What Buck is trying to say here is that he doesn’t think LGBT people should be a protected class of people under discrimination law, as they would be under the legislation under debate and are in Buck’s home state of Colorado as well as 20 other states. That’s consistent with the ballot measure Amendment 2 passed by Colorado in 1992 and later found unconstitutional by the U.S. Supreme Court. Buck’s brazen contempt for the law in the state he represents in Congress invites its own criticism.

But more importantly, what Buck’s “clarification” doesn’t contain is any reasonable justification for comparing gay people to Nazis. The underlying assumptions necessary to make this a valid comparison are simply unworkable for anyone who doesn’t virulently hate LGBT people. It seems fundamentally absurd to even have to write this, but the Nazis were directly responsible for the deaths of six million Jewish people, and started a war that killed 50 million people globally. To compare that abominable history to LGBT Americans who want health care without being victims of discrimination is…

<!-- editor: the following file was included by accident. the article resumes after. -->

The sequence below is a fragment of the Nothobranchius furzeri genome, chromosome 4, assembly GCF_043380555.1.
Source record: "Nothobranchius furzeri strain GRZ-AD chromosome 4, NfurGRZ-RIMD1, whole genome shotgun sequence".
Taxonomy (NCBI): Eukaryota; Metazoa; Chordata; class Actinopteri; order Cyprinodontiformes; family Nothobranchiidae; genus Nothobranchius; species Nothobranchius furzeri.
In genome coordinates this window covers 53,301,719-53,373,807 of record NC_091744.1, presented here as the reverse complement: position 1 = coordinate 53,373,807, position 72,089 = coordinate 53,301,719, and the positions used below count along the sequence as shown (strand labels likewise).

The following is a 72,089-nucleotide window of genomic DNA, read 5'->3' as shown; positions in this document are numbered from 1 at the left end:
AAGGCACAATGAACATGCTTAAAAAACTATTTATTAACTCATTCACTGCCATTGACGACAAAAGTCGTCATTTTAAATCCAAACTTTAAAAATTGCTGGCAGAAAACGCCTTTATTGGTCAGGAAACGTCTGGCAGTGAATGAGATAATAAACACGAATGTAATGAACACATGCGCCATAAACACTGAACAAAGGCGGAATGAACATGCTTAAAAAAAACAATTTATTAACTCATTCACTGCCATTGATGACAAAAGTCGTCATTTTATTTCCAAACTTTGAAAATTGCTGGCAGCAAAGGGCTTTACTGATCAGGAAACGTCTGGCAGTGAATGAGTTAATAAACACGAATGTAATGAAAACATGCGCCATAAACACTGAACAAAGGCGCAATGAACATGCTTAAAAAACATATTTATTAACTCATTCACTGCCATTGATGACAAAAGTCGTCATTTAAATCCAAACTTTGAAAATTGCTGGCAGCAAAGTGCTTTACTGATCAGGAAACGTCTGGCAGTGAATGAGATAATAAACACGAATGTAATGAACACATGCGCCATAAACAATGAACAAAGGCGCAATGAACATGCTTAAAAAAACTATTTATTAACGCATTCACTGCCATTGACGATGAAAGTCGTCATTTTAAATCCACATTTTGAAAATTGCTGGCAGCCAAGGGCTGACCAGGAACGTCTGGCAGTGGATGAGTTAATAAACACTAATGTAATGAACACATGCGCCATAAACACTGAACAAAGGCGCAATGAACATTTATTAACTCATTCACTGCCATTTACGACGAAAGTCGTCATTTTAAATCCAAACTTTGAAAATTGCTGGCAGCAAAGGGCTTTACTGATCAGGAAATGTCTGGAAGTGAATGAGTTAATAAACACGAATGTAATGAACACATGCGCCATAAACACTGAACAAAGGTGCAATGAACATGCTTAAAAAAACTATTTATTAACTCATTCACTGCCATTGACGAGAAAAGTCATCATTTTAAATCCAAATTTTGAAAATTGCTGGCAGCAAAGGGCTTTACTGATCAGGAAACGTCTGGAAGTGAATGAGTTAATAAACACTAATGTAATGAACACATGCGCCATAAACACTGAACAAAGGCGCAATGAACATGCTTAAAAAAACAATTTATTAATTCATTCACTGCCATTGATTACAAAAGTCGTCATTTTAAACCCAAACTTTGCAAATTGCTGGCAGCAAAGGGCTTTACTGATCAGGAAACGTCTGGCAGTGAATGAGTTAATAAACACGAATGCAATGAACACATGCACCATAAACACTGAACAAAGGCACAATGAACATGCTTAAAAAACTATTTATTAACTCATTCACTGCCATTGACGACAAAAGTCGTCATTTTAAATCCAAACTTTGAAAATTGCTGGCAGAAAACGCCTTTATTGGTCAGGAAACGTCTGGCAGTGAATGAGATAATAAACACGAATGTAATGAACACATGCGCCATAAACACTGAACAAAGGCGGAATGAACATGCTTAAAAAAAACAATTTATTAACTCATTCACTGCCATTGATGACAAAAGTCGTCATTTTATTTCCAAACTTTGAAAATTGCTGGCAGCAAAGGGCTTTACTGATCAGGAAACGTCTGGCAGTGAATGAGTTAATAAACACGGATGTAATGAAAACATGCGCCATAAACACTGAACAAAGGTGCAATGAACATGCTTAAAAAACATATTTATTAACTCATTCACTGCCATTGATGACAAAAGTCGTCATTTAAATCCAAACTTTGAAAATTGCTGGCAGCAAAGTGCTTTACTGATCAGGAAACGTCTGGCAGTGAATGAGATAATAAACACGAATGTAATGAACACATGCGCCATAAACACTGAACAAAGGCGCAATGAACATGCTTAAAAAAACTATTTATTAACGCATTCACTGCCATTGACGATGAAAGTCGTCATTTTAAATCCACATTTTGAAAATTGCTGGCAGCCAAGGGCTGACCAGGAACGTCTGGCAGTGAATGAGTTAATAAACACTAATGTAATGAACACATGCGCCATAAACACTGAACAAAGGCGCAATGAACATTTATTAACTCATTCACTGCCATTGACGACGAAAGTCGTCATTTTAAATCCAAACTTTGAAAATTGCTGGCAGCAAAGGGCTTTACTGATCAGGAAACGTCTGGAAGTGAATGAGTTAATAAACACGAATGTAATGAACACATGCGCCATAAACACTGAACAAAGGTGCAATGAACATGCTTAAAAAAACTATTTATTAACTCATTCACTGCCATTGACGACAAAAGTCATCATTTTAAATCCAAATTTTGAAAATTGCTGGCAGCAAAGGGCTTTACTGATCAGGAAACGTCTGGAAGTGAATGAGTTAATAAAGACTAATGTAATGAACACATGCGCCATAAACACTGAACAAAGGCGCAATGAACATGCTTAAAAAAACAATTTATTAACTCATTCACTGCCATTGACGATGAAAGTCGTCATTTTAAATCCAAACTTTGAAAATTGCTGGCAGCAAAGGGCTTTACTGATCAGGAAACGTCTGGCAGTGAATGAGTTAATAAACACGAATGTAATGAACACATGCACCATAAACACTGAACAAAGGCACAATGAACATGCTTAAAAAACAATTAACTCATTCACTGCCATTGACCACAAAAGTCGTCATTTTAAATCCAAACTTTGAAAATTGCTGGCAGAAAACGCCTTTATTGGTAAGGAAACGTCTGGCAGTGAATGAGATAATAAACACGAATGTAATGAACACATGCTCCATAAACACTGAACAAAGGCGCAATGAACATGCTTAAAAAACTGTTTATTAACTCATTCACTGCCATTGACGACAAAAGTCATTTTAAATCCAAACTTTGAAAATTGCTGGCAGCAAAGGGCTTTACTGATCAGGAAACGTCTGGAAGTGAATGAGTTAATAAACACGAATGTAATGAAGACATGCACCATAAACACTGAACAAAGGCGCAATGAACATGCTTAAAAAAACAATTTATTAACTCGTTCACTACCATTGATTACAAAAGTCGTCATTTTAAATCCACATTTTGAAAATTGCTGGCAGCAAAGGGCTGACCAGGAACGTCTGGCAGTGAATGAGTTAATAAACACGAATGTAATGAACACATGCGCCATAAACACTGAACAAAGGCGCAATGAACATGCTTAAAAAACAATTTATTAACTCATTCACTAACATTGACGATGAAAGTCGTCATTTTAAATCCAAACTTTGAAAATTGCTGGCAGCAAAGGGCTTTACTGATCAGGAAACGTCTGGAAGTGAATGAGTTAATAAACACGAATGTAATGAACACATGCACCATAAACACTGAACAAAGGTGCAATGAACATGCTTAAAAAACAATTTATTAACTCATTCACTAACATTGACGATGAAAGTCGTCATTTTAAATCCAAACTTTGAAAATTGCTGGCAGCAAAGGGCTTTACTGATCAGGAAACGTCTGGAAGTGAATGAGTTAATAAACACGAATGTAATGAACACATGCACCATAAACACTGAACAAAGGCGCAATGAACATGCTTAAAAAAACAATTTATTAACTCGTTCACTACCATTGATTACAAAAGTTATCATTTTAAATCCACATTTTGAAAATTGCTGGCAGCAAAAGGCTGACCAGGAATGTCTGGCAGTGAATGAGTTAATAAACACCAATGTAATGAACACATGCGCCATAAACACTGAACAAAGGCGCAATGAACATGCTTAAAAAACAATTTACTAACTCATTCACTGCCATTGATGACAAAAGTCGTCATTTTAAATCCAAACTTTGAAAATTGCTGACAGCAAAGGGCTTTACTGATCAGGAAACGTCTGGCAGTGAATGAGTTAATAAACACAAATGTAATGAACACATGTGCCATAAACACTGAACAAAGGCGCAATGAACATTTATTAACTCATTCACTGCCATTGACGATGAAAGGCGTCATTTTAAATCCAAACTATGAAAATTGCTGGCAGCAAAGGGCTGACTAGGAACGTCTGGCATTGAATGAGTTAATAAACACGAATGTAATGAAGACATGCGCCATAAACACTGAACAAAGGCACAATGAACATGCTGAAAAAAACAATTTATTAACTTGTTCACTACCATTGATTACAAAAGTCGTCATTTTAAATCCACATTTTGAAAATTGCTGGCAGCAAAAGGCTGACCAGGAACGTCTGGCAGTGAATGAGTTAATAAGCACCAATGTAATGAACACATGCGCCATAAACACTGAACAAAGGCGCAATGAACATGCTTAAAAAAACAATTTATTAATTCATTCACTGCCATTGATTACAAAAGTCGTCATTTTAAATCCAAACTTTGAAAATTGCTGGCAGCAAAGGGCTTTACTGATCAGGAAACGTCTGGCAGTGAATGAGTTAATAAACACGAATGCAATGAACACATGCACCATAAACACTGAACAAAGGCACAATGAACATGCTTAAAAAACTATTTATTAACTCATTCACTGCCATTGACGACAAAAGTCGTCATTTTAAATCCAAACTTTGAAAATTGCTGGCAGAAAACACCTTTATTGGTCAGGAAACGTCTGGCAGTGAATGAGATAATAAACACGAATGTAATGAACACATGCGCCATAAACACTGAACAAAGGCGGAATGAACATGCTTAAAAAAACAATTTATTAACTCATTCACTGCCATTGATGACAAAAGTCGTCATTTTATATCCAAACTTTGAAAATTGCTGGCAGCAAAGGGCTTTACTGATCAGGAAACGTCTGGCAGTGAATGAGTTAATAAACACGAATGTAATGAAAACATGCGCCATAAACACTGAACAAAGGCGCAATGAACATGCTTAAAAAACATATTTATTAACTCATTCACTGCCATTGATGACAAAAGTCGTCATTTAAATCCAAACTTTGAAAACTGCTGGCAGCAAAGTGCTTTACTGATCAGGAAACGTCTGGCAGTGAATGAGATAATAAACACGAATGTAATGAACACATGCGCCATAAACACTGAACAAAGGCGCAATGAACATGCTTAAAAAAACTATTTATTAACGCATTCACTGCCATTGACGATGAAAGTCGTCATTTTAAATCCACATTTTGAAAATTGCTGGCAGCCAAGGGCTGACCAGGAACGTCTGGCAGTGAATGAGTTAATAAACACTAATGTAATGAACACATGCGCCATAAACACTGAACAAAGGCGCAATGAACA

It’s sick, folks. And treating this as a defensible viewpoint for a member of Congress from the state of Colorado, not to mention the chairman of the state party, is totally unacceptable. We honestly do believe that in previous years, before Donald Trump desensitized the nation from outrage, Buck would have been compelled to apologize for these comments–not double down on them on prime time TV. But if it isn’t clear from this episode how deep the moral rot in today’s Republican Party runs, erupting to the surface in the hate-rooted recall campaigns against Rep. Rochelle Galindo and Gov. Jared Polis, here may be all the proof you’ll ever need.

Ordinarily one would call on the Colorado Republican Party to stand up against these kinds of outrages, like when Ryan Call called out Vicki Marble for blaming African American health problems on eating too much chicken–but that’s obviously a problem in this case! In the end, despite all the protestations to the contrary, history may be forced to conclude that the unconcealed hatred common in Buck’s horrific analogy and the stated motivations of recall organizers reflects who Colorado Republicans really are.